Al Qaeda media center in Iraq

John B. Dwyer
In his press briefing the other day MNF-Iraq spokesman, Maj. Gen. Bergner explained the discovery of a major enemy media center capable of producing DVDs, CDs (56 every 8 hrs.), posters, etc.  Here is an excerpt from his opening comments. 

Al Qaeda in Iraq organizes itself into both geographic and functional networks.  This chart shows the results of some of our operations that have killed or captured 26 high-level al Qaeda leaders during May and June, along with the positions that they held.

Speaking from a functional perspective, 11 of these were emirs who were city or local al Qaeda leaders; seven were facilitators who smuggled foreigners, weapons and money into Iraq; five were cell leaders who commanded terrorist units that worked for the emirs; and three were vehicle-borne IED network leaders.

From a geographical perspective, we are conducting operations throughout Iraq, with particular effectiveness against al Qaeda leadership in Mosul and Baghdad, though we clearly have more work to do in both areas.  In addition to the emirs, facilitators and cell leaders, during this same period, there have been hundreds of other al Qaeda members killed or captured.

Our operations are also impacting al Qaeda's infrastructure. Last month, we uncovered an al Qaeda media center near Samarra.  The facility, which was not much to look at on the outside, was in fact a major media production center and distribution center for al Qaeda in Iraq.  It was called the Al-Furqan Media Productions by AQI.  It produced CDs, DVDs, posters, pamphlets, and web-related propaganda products and contained documents clearly identifying al Qaeda in Iraq's intent to use media as a weapon.  The building contained 65 hard drives, 18 thumb drives, over 500 CDs and 12 stand-alone computers.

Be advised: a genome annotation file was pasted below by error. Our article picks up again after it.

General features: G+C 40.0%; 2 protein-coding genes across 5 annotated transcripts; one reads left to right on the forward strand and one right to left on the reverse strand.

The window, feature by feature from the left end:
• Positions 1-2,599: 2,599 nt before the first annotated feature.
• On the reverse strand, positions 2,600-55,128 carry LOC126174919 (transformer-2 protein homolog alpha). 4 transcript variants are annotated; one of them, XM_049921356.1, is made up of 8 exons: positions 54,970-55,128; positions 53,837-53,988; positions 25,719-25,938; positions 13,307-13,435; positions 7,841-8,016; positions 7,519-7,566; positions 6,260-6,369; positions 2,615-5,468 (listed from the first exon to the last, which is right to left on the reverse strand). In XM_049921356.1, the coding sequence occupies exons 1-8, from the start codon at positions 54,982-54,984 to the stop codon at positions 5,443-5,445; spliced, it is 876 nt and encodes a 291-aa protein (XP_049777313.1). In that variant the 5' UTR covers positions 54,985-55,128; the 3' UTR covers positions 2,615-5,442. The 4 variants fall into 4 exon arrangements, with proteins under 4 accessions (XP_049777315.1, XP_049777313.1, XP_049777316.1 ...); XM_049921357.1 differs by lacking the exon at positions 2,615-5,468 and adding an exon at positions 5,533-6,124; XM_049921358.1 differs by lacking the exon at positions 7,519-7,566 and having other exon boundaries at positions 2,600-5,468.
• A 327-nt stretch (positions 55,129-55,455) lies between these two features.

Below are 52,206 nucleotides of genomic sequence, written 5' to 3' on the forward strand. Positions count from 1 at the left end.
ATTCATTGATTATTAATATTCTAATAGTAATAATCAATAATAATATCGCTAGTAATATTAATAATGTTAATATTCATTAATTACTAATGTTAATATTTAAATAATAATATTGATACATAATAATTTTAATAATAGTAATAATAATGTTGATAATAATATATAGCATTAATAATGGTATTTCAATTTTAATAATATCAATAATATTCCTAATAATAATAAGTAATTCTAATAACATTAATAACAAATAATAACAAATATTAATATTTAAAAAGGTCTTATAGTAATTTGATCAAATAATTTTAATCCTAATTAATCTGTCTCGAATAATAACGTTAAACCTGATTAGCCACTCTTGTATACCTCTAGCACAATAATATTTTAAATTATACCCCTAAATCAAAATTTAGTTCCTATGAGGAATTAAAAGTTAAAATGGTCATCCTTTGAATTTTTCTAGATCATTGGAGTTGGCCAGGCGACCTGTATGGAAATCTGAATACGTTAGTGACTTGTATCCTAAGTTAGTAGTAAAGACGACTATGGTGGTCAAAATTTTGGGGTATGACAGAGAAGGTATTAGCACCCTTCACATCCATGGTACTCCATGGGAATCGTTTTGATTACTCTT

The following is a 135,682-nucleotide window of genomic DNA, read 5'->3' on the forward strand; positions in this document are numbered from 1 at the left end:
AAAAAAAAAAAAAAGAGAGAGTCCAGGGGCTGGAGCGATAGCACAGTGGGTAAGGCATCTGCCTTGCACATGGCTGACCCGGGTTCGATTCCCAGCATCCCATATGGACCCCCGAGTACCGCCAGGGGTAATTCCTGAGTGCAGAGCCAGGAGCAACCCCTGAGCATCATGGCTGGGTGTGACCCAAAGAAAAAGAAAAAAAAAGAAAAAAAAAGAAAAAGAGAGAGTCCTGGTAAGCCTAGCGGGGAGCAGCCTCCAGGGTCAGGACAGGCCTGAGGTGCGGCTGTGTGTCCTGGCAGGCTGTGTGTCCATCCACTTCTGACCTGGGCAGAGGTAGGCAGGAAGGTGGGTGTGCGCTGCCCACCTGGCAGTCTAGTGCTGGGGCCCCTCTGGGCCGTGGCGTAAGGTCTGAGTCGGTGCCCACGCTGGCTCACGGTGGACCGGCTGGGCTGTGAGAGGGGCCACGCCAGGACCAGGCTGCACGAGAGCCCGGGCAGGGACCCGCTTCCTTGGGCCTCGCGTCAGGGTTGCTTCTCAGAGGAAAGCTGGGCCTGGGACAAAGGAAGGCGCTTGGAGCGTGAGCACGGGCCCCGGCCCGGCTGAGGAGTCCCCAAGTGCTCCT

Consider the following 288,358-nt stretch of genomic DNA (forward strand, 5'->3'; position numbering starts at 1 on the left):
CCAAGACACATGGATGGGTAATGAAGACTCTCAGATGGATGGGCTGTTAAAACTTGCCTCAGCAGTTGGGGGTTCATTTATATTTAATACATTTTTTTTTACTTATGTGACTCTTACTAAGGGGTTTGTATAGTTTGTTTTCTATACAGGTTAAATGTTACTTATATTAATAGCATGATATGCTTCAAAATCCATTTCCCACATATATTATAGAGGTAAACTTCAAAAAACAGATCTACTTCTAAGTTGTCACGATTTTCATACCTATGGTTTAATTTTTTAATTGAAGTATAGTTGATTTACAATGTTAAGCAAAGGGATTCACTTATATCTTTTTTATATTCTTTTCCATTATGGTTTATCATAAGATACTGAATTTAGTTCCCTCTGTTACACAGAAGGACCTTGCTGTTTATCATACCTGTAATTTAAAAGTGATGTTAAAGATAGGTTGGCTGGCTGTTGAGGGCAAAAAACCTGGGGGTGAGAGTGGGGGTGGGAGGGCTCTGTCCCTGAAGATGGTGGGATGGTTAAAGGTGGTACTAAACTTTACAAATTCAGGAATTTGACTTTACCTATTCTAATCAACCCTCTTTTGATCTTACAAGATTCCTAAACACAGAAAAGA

Pictured behind me is one of the graphics we found on a hard drive.

It represents AQI's view of the areas it claimed to control in Iraq in early March.  It also asserts AQI dominated much of Anbar and northern Iraq, which by any measure was clearly not the truth.  We also found a sampling of other propaganda documents:  a letter that gives instructions on how to use the media to get out the al Qaeda message most effectively; an al Qaeda activity report highlighting car bomb, suicide, missile, mortar, sniping and IED attacks; a propaganda poster that encourages filming and distributing videos, showing al Qaeda attacks on coalition forces; and a pamphlet and a CD cover of their sniper school.  

In all, this media center had the capacity of reproducing 156 CDs in an eight-hour period and had a fully functioning film studio.  This media center and others like it play an important role in al Qaeda's recruitment efforts in Iraq and around the world.  

If you noted on our first slide showing the captured and killed leaders, there's also a group called facilitators.  These facilitators, like Abdel al Jabar (ph), Maqmud Terad Mohammed Jerala (ph), and Hussein Awa Hussein Hawawi (ph), recruited and smuggled foreigners into Iraq to conduct terrorism, many of whom become suicide killers.  Of special note was a facilitator named Mahmed Ilmaz (ph), also know as Khalid al-Turki, who we mentioned two weeks ago as a top smuggler of foreign fighters into Iraq, a fighter in Afghanistan and a close associate of Khaled Sheikh Mohammed, one of the masterminds of the 9/11 attack.